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In python how can we create a new object without having a predefined Class and later dynamically add properties to it ?


dynamic_object = Dynamic()
dynamic_object.dynamic_property_a = "abc"
dynamic_object.dynamic_property_b = "abcdefg"

What is the best way to do it?

EDIT Because many people advised in comments that I might not need this.

The thing is that I have a function that serializes an object's properties. For that reason, I don't want to create an object of the expected class due to some constructor restrictions, but instead create a similar one, let's say like a mock, add any "custom" properties I need, then feed it back to the function.

share|improve this question
What exactly is a "dynamic property"? as in setattr(dynamic_object, variable_with_property_name, variable_with_property_value)? you need a collection to associate some 'properties' to values, and the "type" of that thing is used in one place... could you maybe really want a dict? – SingleNegationElimination Dec 24 '12 at 1:05
@TokenMacGuy check updated question – Jimmy Kane Dec 24 '12 at 9:40
up vote 22 down vote accepted

Just define your own class to do it:

class Expando(object):

ex = Expando()
ex.foo = 17
ex.bar = "Hello"
share|improve this answer
This. Defining a class is cheap, why not use just them? – Martijn Pieters Dec 23 '12 at 23:45
Is it ok if I define the Expando class inside a the only function that needs the dynamic object ? – Jimmy Kane Dec 24 '12 at 0:22
@JimmyKane: that sounds suspiciously like a different question, but yes, its "ok"; on the other hand, it doesn't buy you a thing; put it at the module scope and save the overhead of creating one-use classes. – SingleNegationElimination Dec 24 '12 at 1:02
@JimmyKane: It sounds suspiciously much like you wanted to use a namedtuple class instead. – Martijn Pieters Dec 24 '12 at 8:24
@MartijnPieters Please check updated question. – Jimmy Kane Dec 24 '12 at 9:39

Using an object just to hold values isn't the most Pythonic style of programming. It's common in programming languages that don't have good associative containers, but in Python, you can use use a dictionary:

my_dict = {} # empty dict instance

my_dict["foo"] = "bar"
my_dict["num"] = 42

You can also use a "dictionary literal" to define the dictionary's contents all at once:

my_dict = {"foo":"bar", "num":42}

Or, if your keys are all legal identifiers (and they will be, if you were planning on them being attribute names), you can use the dict constructor with keyword arguments as key-value pairs:

my_dict = dict(foo="bar", num=42) # note, no quotation marks needed around keys

Filling out a dictionary is in fact what Python is doing behind the scenes when you do use an object, such as in Ned Batchelder's answer. The attributes of his ex object get stored in a dictionary, ex.__dict__, which should end up being equal to an equivalent dict created directly.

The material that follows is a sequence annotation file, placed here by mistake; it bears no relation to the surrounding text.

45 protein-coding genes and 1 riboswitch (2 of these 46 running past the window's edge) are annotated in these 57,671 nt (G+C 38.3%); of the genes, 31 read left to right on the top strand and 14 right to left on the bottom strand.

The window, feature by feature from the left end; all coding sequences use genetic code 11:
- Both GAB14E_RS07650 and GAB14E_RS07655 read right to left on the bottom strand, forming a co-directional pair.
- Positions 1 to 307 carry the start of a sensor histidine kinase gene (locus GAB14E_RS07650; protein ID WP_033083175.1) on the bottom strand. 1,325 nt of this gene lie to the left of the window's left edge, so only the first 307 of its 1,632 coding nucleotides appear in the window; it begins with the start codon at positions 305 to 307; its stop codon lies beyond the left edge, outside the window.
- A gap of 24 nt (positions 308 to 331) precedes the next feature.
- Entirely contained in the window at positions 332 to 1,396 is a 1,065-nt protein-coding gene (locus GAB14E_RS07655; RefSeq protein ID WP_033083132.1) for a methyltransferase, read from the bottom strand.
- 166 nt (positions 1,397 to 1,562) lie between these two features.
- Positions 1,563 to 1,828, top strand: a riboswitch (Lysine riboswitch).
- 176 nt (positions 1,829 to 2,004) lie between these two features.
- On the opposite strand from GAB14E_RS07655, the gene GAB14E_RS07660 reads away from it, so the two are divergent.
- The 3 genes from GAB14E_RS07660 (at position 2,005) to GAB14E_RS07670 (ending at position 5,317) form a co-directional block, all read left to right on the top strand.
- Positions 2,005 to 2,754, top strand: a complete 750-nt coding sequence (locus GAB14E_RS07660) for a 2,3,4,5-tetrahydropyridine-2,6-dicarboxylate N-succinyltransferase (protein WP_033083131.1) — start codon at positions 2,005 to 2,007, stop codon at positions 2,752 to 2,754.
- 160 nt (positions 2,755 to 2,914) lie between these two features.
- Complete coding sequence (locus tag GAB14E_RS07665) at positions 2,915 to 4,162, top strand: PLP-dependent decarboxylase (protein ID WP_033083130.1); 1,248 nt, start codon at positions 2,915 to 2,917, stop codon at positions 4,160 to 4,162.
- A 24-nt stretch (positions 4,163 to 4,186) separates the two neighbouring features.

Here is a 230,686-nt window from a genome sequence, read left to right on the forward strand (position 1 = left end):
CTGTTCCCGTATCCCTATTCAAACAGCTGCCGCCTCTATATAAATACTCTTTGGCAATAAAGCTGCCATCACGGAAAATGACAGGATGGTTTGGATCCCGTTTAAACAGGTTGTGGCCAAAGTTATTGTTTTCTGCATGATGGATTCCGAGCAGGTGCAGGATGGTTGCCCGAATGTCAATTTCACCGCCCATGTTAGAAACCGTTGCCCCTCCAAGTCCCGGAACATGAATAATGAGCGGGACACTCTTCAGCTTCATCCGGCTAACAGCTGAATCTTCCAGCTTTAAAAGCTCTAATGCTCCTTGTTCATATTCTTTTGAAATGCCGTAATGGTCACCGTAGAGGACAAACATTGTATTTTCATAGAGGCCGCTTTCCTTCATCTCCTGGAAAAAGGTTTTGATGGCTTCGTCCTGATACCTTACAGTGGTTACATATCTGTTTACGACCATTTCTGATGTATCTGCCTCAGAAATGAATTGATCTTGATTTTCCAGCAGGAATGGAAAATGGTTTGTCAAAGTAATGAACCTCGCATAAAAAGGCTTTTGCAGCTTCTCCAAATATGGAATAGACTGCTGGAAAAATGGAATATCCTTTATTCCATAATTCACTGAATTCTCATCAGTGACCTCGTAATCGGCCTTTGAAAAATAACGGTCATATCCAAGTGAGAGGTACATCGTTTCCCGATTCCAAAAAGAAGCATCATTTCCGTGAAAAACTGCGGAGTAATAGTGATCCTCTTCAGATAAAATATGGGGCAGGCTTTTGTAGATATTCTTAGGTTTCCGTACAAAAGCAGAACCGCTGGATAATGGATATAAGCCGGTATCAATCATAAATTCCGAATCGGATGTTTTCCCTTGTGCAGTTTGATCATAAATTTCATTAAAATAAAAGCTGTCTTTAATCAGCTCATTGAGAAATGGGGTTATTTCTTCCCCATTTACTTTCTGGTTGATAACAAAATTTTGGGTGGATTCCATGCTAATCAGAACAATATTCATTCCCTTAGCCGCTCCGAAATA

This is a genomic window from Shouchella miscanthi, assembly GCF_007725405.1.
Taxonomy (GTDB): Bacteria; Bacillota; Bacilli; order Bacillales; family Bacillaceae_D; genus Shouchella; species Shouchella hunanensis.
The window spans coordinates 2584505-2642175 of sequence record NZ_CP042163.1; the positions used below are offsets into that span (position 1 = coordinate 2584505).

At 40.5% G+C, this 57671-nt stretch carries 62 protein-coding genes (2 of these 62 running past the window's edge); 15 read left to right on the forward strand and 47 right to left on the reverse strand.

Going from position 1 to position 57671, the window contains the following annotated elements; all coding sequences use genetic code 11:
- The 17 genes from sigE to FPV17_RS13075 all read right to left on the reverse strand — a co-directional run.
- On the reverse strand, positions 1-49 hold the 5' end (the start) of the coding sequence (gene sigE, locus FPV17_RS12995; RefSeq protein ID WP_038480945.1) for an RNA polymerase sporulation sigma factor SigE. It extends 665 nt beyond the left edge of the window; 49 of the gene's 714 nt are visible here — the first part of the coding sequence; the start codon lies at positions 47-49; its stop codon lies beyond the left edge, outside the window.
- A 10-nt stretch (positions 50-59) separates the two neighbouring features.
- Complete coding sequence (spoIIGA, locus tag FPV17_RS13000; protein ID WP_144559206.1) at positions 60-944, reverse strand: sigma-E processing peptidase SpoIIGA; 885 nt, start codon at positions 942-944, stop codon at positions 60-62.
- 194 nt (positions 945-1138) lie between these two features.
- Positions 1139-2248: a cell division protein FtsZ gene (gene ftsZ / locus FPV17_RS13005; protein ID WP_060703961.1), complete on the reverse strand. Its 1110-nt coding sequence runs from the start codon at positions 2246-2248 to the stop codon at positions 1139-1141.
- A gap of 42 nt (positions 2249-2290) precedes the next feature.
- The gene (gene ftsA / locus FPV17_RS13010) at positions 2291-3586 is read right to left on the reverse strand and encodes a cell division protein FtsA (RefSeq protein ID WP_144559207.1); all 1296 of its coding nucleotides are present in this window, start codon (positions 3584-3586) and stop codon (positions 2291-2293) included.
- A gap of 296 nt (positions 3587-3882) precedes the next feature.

Unless attribute syntax (e.g. ex.foo) is absolutely necessary, you may as well skip the object entirely and use a dictionary directly.

share|improve this answer
Did you try your code? You can't add attributes to an object(). – Ned Batchelder Dec 24 '12 at 2:06
Hmm, how odd, I could have sworn I'd done it before. I'll take that part out and just leave the part about the dicts, which was my main suggestion. – Blckknght Dec 24 '12 at 2:28
Or use the collections.namedtuple class factory.. – Martijn Pieters Dec 24 '12 at 8:24

Use the collections.namedtuple() class factory to create a custom class for your return value:

from collections import namedtuple
return namedtuple('Expando', ('dynamic_property_a', 'dynamic_property_b'))('abc', 'abcdefg')

The returned value can be used both as a tuple and by attribute access:

print retval[0]                  # prints 'abc'
print retval.dynamic_property_b  # prints 'abcdefg'  
share|improve this answer

One way that I found is also by creating a lambda. It can have sideeffects and comes with some properties that are not wanted. Just posting for the interest.

dynamic_object = lambda:expando
dynamic_object.dynamic_property_a = "abc"
dynamic_object.dynamic_property_b = "abcdefg"
share|improve this answer
You created a lambda. That's not the best way to create an instance; the fact that you can add attributes to it is now being used as a side-effect. – Martijn Pieters Dec 23 '12 at 23:43
wow, weird..... – Ned Batchelder Dec 23 '12 at 23:45
Note that this comes with a couple of attributes predefined (for instance, try dynamic_object.__name__) – David Robinson Dec 23 '12 at 23:46
@DavidRobinson Yes this might create a problem. Indeed you are right. – Jimmy Kane Dec 24 '12 at 0:40

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